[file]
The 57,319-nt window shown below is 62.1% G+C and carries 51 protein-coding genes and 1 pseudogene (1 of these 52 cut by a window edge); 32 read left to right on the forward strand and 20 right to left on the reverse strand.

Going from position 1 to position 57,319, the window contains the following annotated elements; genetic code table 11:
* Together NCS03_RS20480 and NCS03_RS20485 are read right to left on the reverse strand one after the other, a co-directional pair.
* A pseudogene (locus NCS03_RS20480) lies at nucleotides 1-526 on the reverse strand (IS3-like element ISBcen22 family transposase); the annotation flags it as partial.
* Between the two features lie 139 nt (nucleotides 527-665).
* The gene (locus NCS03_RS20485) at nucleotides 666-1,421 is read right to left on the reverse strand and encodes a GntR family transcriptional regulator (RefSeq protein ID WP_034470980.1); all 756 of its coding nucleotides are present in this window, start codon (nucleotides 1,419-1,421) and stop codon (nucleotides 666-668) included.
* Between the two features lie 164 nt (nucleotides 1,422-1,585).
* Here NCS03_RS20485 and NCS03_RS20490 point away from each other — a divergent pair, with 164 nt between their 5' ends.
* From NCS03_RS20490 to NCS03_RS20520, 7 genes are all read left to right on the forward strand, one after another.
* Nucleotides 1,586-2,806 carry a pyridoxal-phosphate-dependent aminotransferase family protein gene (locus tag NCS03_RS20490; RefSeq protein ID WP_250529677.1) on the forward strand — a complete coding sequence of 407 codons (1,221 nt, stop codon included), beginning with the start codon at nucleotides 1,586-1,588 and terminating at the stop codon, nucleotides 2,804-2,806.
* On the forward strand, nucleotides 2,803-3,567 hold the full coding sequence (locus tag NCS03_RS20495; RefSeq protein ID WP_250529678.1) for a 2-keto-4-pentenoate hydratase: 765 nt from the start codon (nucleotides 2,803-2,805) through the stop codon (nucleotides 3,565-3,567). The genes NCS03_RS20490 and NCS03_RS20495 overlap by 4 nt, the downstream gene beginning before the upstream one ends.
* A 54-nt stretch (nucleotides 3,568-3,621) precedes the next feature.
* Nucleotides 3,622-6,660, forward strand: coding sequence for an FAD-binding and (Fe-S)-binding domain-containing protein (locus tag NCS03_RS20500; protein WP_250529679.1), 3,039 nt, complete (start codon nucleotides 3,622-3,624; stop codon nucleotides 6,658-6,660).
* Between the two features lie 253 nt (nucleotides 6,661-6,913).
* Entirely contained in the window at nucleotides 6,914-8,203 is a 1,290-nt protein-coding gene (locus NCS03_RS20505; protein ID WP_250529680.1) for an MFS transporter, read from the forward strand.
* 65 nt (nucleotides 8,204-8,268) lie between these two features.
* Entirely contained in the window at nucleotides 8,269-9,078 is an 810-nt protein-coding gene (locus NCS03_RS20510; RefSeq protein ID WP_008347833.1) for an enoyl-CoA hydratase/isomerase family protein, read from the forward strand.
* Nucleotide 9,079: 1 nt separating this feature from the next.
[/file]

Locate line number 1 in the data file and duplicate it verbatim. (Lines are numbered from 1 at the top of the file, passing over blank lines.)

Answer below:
The 57,319-nt window shown below is 62.1% G+C and carries 51 protein-coding genes and 1 pseudogene (1 of these 52 cut by a window edge); 32 read left to right on the forward strand and 20 right to left on the reverse strand.